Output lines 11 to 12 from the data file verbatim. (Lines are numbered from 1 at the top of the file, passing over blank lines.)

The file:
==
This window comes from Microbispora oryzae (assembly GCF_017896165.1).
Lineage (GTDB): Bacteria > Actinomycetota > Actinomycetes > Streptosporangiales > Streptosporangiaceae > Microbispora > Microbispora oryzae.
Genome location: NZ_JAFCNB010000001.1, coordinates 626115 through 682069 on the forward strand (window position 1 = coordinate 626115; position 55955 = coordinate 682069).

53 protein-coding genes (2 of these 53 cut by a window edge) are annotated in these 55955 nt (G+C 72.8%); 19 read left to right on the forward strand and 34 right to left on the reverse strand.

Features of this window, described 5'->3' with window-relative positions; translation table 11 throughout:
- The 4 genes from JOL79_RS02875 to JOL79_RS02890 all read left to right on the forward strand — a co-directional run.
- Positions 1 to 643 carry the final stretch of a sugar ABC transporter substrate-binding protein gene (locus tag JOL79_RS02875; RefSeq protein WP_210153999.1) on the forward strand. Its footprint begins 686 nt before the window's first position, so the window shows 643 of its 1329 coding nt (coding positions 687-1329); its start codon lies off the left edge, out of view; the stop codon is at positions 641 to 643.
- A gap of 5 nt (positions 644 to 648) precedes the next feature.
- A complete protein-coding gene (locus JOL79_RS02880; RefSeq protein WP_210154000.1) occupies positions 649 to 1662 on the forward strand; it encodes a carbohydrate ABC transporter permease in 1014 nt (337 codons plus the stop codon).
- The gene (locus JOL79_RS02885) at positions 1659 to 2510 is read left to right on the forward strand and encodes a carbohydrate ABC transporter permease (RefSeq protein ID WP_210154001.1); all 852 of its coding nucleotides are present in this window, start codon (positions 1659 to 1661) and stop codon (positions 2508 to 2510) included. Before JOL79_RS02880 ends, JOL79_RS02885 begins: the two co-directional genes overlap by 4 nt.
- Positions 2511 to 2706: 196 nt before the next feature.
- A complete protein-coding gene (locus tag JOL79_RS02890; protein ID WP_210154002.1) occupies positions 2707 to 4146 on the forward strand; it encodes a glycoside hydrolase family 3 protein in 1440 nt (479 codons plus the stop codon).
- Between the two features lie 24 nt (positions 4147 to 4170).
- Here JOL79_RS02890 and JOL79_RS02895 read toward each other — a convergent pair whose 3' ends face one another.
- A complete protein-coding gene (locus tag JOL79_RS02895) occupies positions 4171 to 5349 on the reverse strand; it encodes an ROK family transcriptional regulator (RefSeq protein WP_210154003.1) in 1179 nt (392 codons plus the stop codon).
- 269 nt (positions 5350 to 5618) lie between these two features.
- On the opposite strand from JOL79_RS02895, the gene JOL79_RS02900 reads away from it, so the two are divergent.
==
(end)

- Positions 2511 to 2706: 196 nt before the next feature.
- A complete protein-coding gene (locus tag JOL79_RS02890; protein ID WP_210154002.1) occupies positions 2707 to 4146 on the forward strand; it encodes a glycoside hydrolase family 3 protein in 1440 nt (479 codons plus the stop codon).